|Publication number||US4721908 A|
|Application number||US 06/886,639|
|Publication date||Jan 26, 1988|
|Filing date||Jul 15, 1986|
|Priority date||Sep 16, 1985|
|Also published as||CA1244557A, CA1244557A1, DE3564158D1, DE8534841U1, EP0215146A1, EP0215146B1|
|Publication number||06886639, 886639, US 4721908 A, US 4721908A, US-A-4721908, US4721908 A, US4721908A|
|Inventors||Hubert Driller, Edmund Krause, Paul Mang|
|Original Assignee||Mania Elektronik Automatisation Entwicklung Und Geratebau Gmbh|
|Export Citation||BiBTeX, EndNote, RefMan|
|Patent Citations (15), Non-Patent Citations (4), Referenced by (24), Classifications (8), Legal Events (5)|
|External Links: USPTO, USPTO Assignment, Espacenet|
The present invention relates to an apparatus for electronically testing printed circuit boards or the like. Specifically, the present invention is directed to such an apparatus of the type including a plurality of substantially parallel test pins for making electrical contacts between respective contact areas of a printed circuit board or the like to be tested and respective of a plurality of resilient contact elements disposed in accordance with a grid of an array plate or the like against which the apparatus is urged, and a mask plate extending at right angles to the test pins and having therein through-bores through which extend the test pins. First ends or tips of the test pins project through the through-bores in the mask plate to engage the contact areas of the printed circuit board.
West German Laid-Open Application (DE-OS) No. 29 33 862 discloses apparatus or an adaptor for electronically testing printed circuit boards and including resilient testing pins to make electric contact between a contact array on a basic grid and a printed circuit board urged onto such apparatus. Each test pin has one tip thereof opposite the contact array to engage a guide channel of the apparatus having the contact array mounted therein and engages in the guide channel a rigid contact element connected through leads to electronic testing means. At its end opposite the printed circuit board under test each test pin has a longitudinally resilient contact tip to engage a through-connected pad on the printed circuit board urged toward the apparatus so as to make electrical contact with such pad.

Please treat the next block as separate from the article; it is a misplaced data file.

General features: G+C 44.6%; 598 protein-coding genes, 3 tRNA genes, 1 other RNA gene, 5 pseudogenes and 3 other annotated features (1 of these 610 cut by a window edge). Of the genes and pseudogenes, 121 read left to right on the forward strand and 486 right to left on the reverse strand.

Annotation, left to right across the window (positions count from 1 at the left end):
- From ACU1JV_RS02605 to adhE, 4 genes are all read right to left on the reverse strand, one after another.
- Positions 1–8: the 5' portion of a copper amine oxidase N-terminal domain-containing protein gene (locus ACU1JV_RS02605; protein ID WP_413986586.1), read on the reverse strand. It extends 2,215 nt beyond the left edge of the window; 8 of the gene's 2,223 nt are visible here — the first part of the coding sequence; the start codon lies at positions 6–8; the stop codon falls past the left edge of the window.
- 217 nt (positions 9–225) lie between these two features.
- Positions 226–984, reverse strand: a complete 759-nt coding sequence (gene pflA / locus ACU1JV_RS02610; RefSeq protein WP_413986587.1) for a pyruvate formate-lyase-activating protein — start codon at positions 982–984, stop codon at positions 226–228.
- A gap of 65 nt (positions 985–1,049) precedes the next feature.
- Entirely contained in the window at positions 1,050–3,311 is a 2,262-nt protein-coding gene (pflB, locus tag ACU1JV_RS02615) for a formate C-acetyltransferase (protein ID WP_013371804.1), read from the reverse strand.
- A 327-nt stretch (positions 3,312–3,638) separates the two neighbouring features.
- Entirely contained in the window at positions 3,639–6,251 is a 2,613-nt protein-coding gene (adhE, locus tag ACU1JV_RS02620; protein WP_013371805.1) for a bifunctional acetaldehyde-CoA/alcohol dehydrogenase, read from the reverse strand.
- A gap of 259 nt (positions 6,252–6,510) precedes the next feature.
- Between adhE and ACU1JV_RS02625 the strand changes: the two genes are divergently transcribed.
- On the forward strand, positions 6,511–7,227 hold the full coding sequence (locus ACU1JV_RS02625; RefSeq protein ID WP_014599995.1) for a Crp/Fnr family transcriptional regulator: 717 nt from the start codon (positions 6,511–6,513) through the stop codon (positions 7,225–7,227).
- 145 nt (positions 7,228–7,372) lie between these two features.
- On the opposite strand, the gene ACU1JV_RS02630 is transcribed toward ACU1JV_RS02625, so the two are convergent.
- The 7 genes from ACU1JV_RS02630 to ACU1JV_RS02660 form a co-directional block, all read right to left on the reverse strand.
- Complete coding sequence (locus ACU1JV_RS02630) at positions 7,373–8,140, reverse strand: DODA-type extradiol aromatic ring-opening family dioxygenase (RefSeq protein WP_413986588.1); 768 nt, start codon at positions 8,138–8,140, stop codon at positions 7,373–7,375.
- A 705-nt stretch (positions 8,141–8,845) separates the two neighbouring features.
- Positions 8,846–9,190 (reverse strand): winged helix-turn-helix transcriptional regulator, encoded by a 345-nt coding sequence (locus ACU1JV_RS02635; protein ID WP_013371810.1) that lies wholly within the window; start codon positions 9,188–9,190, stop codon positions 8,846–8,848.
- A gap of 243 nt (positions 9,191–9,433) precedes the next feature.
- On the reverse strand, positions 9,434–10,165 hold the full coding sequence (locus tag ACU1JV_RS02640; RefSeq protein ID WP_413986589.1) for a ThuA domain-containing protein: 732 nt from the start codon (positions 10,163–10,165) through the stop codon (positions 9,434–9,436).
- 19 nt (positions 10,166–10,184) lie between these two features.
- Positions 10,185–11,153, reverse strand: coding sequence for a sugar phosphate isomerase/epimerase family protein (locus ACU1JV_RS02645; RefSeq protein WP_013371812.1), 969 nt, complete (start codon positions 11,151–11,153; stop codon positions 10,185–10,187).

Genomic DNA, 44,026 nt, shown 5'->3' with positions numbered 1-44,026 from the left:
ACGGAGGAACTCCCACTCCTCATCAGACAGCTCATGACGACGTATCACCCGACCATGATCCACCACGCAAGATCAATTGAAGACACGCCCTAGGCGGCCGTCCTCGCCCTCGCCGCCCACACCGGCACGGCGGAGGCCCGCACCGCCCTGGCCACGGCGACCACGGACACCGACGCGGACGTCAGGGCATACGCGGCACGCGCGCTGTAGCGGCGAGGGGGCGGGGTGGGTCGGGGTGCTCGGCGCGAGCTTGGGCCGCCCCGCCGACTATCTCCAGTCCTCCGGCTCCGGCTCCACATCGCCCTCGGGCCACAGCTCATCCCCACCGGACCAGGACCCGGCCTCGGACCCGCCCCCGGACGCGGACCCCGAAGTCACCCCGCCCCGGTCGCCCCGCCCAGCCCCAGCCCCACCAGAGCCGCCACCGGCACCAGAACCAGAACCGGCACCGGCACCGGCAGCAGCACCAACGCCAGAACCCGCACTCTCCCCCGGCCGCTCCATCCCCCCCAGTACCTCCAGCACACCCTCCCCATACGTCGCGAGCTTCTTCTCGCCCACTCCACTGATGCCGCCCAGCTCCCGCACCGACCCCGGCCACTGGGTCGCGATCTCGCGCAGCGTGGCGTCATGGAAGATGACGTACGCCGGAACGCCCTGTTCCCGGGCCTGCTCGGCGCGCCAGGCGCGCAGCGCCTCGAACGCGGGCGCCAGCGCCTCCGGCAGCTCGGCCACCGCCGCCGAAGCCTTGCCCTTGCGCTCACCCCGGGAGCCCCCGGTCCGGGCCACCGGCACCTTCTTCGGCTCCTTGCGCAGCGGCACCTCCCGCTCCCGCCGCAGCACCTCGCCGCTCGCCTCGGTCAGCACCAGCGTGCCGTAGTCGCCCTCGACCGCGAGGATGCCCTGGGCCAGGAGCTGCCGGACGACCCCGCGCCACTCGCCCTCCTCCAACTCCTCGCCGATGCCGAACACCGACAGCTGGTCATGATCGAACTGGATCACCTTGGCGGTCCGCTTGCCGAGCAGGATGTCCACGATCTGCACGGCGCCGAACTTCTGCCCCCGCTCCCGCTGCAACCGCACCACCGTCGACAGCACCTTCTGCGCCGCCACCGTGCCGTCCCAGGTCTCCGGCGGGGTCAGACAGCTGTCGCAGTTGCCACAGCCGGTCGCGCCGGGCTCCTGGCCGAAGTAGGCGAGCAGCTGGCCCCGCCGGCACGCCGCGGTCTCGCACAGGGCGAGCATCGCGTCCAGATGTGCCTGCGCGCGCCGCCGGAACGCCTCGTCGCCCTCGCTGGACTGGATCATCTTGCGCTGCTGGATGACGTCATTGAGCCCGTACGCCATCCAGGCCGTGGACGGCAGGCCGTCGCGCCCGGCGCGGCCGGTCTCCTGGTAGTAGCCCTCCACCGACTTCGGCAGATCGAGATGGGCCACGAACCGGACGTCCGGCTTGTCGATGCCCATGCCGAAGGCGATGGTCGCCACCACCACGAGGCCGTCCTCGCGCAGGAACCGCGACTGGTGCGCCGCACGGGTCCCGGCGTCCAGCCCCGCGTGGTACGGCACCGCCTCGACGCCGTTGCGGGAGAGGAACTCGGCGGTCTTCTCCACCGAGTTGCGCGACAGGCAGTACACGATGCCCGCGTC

One shortcoming of test pins of this nature is that the axially resilient contact tips thereof render them relatively complicated and expensive. Also, the diameter of such test pin is relatively great in the area of the resilient contact tip. This may be a major inconvenience due to the ever increasing complexity and packing density of printed circuit boards, which may exhibit local connection pad densities in excess of the average contact density on the basic grid of the contact array. Due to the relatively great diameter of the test pins in the area of the resilient contact tips, adaptation to increasing pad densities no longer will be possible.
There also has been known structure or an adaptor in which the individual test pins do not have resilient contact tips and in which the individual contact elements of the grid-aligned contact array instead are resilient in nature. One shortcoming of this approach is that the springless test pins have to be contoured so as to enable them to be retained longitudinally in the apparatus. Such contour may be obtained, for example, by increasing the diameter of the test pin tips in predetermined portions thereof. This measure limits the possibility of adapting the overall structure to higher pad densities towards the edges of the printed circuit boards. On the other hand, such contour may be obtained also by reducing the test pin tip diameter in certain portions thereof. In that case, however, the stability of the test pin tips will suffer.
In view of the above, it is an object of the present invention to provide apparatus of the above described type which is capable of employing springless and uncontoured test pins.
It is a further object of the present invention to provide such an apparatus whereby the test pins may be maintained in position in the apparatus in a novel manner.